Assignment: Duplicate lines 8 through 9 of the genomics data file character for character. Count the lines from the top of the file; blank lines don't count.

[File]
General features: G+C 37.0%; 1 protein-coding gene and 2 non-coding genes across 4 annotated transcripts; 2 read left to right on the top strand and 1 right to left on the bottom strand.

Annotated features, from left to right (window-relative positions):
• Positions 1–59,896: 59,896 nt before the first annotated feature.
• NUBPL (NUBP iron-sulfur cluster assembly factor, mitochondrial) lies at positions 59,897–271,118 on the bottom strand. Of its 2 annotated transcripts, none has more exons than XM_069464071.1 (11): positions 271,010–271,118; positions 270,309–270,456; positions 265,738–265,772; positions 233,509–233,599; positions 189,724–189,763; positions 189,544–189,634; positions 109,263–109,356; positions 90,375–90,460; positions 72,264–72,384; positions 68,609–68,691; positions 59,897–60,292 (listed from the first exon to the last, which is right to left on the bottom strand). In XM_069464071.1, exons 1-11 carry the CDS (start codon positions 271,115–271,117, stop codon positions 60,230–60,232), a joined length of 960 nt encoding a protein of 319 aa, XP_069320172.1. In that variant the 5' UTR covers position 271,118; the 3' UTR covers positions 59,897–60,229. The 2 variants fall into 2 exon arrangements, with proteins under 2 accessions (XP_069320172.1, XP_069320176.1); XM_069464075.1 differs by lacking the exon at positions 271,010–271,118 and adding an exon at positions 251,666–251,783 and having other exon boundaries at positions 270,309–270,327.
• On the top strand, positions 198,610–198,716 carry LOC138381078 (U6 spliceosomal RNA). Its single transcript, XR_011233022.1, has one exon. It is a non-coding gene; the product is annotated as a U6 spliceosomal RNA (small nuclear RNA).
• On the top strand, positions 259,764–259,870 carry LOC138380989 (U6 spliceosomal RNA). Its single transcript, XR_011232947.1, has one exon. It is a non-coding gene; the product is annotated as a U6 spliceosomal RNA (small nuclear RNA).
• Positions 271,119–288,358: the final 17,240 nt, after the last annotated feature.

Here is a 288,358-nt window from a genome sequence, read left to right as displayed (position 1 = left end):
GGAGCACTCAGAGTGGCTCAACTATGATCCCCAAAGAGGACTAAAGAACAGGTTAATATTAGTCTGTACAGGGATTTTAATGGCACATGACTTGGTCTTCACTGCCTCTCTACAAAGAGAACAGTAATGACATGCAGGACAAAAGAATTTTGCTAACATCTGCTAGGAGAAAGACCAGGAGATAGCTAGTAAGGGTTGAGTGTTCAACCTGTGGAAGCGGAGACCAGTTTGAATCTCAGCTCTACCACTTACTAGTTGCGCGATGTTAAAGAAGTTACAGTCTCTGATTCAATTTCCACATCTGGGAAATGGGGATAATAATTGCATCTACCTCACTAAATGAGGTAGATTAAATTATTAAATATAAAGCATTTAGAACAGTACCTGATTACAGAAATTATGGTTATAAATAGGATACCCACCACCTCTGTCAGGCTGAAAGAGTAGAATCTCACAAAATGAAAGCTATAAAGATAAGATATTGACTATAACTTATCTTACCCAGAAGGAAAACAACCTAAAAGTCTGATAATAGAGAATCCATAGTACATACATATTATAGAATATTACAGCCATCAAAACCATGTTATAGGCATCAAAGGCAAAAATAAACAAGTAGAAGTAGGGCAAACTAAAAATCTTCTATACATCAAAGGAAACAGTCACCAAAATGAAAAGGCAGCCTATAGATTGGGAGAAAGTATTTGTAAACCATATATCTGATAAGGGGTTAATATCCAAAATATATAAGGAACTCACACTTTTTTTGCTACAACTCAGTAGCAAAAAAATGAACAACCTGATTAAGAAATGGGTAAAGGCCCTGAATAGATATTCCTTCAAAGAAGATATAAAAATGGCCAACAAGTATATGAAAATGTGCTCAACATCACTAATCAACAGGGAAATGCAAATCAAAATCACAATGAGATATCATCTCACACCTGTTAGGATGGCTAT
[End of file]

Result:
Here is a 288,358-nt window from a genome sequence, read left to right as displayed (position 1 = left end):
GGAGCACTCAGAGTGGCTCAACTATGATCCCCAAAGAGGACTAAAGAACAGGTTAATATTAGTCTGTACAGGGATTTTAATGGCACATGACTTGGTCTTCACTGCCTCTCTACAAAGAGAACAGTAATGACATGCAGGACAAAAGAATTTTGCTAACATCTGCTAGGAGAAAGACCAGGAGATAGCTAGTAAGGGTTGAGTGTTCAACCTGTGGAAGCGGAGACCAGTTTGAATCTCAGCTCTACCACTTACTAGTTGCGCGATGTTAAAGAAGTTACAGTCTCTGATTCAATTTCCACATCTGGGAAATGGGGATAATAATTGCATCTACCTCACTAAATGAGGTAGATTAAATTATTAAATATAAAGCATTTAGAACAGTACCTGATTACAGAAATTATGGTTATAAATAGGATACCCACCACCTCTGTCAGGCTGAAAGAGTAGAATCTCACAAAATGAAAGCTATAAAGATAAGATATTGACTATAACTTATCTTACCCAGAAGGAAAACAACCTAAAAGTCTGATAATAGAGAATCCATAGTACATACATATTATAGAATATTACAGCCATCAAAACCATGTTATAGGCATCAAAGGCAAAAATAAACAAGTAGAAGTAGGGCAAACTAAAAATCTTCTATACATCAAAGGAAACAGTCACCAAAATGAAAAGGCAGCCTATAGATTGGGAGAAAGTATTTGTAAACCATATATCTGATAAGGGGTTAATATCCAAAATATATAAGGAACTCACACTTTTTTTGCTACAACTCAGTAGCAAAAAAATGAACAACCTGATTAAGAAATGGGTAAAGGCCCTGAATAGATATTCCTTCAAAGAAGATATAAAAATGGCCAACAAGTATATGAAAATGTGCTCAACATCACTAATCAACAGGGAAATGCAAATCAAAATCACAATGAGATATCATCTCACACCTGTTAGGATGGCTAT